|Quadrangle map, 1:250,000-scale||CR|
|Quadrangle map, 1:63,360-scale||A-2|
|Nearby scientific data||Find additional scientific data near this location|
|Location and accuracy||This is an old prospect that seems to have been overlooked in the literature until recently. The only published location for it lacks precision but it is probably within a half mile of a site near sea level, about 1.0 mile northeast of Nutkwa Point, in the north half of section 26, T. 78 S., R. 85 E.|
Geologic descriptionIn 1993, American Copper and Nickel Company (ACNC) rediscovered this old prospect, which consists of a 70-foot adit and a prospect pit (Hedderly-Smith, 1999 [Inventory]). Samples across 2 feet of mineralized rock in the old workings contained 25 percent zinc, 2.6 percent copper, 0.6 percent lead, 1.29 ounce of silver per ton, and 0.10 ounce of gold per ton. After they located the old workings, ACNC mapped the geology of the area, carried out soil sampling and shallow geophysical surveys, and drilled five holes. The deposit is a massive-sulfide horizon that strikes N25E and dips 5-15SE; it varies from less than inch to over three feet thick, and has an average thickness of 1 to 2 feet over a strike length of 1,200 feet. The grade of the horizon averages 20-27 percent zinc, about 1 percent copper, 0.7 to 5 ounces of silver per ton, and 0.007 to 0.4 ounce of gold per ton. ACNC continued to work in the area in 1994 and 1995 and explored the extension of the mineralization into section 24. The rocks in the area are part of the Wales Group of Late Proterozoic and Cambrian age; they consist of greenstone, greenschist, phyllite, quartz-sericite schist, and minor marble (Eberlein and others, 1983; Brew, 1996).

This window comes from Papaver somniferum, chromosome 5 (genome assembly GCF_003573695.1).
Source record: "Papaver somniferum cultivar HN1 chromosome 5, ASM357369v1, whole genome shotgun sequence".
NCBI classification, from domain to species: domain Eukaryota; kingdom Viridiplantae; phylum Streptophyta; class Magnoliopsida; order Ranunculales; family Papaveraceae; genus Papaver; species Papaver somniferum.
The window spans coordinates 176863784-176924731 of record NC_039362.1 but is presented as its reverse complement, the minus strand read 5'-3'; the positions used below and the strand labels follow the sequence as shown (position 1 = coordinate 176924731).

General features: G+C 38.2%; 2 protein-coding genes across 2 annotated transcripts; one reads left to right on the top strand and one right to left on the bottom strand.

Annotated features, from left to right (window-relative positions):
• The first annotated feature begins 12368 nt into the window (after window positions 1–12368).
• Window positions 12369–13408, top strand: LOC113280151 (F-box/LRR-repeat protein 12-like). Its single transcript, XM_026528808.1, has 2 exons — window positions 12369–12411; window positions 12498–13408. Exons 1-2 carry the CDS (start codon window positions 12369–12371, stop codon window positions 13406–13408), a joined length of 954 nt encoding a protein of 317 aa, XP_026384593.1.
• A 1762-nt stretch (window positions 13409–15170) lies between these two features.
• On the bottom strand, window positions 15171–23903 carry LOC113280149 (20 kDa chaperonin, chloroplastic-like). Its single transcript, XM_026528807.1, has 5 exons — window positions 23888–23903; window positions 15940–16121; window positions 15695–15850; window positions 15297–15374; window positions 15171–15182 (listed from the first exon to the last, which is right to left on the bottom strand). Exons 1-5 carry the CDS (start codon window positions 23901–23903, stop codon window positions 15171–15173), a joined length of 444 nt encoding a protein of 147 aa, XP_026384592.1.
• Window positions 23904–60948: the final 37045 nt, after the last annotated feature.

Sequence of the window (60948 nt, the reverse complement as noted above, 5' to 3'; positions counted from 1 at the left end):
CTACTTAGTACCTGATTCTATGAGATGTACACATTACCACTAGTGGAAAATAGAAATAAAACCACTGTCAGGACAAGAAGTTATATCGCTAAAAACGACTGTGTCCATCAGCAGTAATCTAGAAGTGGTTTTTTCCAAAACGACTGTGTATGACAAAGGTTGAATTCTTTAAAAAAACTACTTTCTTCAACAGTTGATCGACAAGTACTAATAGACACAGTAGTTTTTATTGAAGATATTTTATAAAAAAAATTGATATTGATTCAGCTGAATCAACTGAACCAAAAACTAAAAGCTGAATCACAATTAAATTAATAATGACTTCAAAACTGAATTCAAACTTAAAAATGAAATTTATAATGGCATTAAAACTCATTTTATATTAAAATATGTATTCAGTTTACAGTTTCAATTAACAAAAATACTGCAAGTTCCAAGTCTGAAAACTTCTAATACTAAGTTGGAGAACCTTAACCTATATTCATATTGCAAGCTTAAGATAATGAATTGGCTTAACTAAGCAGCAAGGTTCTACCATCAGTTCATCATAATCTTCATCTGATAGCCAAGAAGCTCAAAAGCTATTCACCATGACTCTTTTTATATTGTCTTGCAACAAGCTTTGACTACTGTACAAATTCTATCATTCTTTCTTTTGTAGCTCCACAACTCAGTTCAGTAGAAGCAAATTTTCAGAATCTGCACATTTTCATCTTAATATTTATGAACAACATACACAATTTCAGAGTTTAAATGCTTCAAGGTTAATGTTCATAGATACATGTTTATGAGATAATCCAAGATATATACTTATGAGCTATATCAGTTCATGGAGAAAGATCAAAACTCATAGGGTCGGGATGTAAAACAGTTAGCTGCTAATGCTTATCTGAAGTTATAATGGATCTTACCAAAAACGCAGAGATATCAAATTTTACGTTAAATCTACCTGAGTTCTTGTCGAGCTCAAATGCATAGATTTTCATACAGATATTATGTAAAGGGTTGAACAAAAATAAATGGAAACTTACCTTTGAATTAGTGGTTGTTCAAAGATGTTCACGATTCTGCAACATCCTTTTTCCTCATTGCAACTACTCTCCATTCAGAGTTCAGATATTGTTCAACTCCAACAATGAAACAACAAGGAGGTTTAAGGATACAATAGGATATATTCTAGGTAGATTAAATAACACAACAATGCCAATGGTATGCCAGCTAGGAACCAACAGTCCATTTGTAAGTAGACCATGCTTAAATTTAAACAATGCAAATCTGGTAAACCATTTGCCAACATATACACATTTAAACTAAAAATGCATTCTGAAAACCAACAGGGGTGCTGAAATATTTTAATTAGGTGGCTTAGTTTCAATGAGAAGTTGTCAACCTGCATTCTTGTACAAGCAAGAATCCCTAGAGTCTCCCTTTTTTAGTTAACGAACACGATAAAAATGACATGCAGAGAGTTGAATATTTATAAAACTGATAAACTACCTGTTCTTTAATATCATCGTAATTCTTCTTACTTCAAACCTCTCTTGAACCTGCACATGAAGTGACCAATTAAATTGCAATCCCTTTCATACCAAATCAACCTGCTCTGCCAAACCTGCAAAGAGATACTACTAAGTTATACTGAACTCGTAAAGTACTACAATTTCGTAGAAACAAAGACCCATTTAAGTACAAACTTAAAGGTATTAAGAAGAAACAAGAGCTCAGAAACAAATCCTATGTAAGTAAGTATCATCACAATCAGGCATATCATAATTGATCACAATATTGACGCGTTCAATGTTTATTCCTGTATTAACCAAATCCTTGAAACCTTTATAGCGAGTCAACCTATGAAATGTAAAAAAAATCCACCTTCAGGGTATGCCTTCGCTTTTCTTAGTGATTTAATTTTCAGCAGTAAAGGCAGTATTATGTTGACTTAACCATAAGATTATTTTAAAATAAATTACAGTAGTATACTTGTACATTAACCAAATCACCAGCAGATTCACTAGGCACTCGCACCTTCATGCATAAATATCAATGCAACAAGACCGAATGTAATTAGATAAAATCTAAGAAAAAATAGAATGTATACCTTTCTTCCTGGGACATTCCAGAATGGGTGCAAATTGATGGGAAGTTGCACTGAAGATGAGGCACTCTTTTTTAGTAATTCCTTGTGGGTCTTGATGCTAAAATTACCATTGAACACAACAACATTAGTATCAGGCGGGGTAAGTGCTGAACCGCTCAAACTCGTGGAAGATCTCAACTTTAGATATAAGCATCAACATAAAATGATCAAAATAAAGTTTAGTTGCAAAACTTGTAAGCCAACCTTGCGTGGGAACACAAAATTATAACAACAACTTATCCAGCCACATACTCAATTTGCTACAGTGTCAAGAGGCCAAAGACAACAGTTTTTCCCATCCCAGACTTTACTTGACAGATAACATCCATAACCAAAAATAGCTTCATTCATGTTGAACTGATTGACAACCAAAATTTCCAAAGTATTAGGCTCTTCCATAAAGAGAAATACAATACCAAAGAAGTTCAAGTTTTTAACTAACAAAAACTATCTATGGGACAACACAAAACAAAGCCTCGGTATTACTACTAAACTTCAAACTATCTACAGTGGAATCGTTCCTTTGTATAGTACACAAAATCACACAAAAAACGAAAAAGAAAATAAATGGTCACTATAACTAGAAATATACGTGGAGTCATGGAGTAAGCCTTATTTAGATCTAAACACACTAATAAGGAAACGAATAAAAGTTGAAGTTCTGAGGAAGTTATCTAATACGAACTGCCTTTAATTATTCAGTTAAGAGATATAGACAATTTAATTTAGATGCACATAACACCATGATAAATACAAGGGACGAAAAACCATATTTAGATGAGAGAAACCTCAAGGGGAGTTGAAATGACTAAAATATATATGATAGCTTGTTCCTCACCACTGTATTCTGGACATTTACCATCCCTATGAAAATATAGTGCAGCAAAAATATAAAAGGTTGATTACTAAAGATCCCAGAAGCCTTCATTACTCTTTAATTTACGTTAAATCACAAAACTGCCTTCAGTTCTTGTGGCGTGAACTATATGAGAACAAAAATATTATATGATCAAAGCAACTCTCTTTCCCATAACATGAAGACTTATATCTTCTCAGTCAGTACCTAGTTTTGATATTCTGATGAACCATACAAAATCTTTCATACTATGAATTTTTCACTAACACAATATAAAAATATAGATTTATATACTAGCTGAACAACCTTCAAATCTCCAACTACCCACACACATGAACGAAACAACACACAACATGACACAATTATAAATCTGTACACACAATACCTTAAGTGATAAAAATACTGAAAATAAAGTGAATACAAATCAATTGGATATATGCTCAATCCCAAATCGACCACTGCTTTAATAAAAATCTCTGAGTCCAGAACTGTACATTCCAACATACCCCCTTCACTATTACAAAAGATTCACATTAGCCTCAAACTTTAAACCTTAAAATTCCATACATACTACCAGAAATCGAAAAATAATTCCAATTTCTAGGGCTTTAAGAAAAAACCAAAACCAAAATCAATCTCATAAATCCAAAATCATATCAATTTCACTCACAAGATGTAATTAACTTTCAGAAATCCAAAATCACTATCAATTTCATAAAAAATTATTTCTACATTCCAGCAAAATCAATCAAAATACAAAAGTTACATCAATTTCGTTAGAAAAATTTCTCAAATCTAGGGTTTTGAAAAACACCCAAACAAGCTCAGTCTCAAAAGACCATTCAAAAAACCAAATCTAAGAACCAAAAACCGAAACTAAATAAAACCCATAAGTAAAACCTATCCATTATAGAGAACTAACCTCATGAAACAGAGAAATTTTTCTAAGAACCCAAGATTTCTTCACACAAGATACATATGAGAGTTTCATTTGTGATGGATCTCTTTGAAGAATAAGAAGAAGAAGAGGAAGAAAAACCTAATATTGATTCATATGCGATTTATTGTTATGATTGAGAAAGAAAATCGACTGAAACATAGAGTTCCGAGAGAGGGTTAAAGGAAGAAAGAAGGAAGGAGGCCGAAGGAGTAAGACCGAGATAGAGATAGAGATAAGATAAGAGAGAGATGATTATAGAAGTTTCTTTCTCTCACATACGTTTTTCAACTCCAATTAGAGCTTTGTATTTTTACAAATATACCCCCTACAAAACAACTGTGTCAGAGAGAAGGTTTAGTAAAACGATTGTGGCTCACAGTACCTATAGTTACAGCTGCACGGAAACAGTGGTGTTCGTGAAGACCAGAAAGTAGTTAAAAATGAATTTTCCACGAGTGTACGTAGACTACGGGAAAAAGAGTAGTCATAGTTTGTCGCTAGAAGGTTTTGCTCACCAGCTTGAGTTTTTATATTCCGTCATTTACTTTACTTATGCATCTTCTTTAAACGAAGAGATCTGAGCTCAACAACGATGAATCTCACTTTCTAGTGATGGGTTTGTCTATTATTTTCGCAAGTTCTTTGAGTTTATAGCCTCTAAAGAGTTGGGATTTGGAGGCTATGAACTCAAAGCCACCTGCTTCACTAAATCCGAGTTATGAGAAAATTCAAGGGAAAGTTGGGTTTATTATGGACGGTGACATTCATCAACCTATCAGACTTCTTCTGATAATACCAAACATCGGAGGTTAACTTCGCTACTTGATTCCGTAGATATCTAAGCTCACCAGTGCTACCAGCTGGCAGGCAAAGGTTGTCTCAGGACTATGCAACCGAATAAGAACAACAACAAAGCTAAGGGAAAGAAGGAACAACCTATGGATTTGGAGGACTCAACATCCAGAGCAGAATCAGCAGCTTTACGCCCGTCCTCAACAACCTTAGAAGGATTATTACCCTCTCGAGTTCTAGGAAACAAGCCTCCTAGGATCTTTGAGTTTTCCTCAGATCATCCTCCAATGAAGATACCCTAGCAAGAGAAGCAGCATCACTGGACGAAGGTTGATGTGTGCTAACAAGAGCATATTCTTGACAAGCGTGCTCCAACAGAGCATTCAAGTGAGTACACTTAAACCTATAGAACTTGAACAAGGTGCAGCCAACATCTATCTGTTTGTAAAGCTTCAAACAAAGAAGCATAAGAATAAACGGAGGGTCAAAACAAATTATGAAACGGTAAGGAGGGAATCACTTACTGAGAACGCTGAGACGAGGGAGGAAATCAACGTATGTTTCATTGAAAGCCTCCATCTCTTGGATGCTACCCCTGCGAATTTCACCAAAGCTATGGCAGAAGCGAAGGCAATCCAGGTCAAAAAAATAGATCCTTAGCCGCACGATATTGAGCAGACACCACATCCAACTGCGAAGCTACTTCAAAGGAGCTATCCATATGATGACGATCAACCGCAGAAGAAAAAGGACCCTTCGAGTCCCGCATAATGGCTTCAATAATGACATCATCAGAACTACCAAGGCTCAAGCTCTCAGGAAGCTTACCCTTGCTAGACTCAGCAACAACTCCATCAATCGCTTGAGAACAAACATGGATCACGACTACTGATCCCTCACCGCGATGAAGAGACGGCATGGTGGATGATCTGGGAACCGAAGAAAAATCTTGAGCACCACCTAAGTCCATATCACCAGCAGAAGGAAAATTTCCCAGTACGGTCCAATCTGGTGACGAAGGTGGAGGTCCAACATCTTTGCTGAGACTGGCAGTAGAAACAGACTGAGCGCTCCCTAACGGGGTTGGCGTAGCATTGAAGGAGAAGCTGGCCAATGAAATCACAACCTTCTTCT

|Geologic map unit||(-132.554393854144, 55.0797581487075)|
|Mineral deposit model||Volcanogenic massive-sulfide deposit (Cox and Singer, 1986; model 28a).|
|Mineral deposit model number||28a|
|Age of mineralization||Probably coeval with the deposition of the Late Proterozoic or Cambrian host rocks.|
|Alteration of deposit||The alteration is probably similar to that associated with typical volcanogenic massive-sulfide mineralization.|
|Workings or exploration||The old workings include an adit and a prospect pit. American Copper and Nickel Company did considerable work in the area from 1993 to 1995. It included geologic mapping and soil and geophysical surveys, and they drilled 5 holes.|
|Indication of production||None|
Additional commentsThis old prospect is on land that has been conveyed to the Sealaska Corporation, who hold the surface and subsurface rights, or the land is under application for transfer to them.
Brew, D.A., 1996, Geologic map of the Craig, Dixon Entrance, and parts of the Ketchikan and Prince Rupert quadrangles, southeastern Alaska: U.S. Geological Survey Miscellaneous Field Studies Map MF-2319, 53 p., 1 sheet, scale 1:250,000.
Eberlein, G.D., Churkin, Michael, Jr., Carter, Claire, Berg, H.C., and Ovenshine, A. T., 1983, Geology of the Craig quadrangle, Alaska: U.S. Geological Survey Open-File Report 83-91, 52 p.
Hedderly-Smith, D.A., 1999, Inventory of metallic mineral prospects, showings and anomalies on Sealaska lands, 1988 through 1998: Sealaska Corporation, Juneau, Alaska, 217 p. (internal report held by Sealaska Corporation, Juneau, Alaska).
|Reporters||D.J. Grybeck (Applied Geology)|
|Last report date||5/1/2004|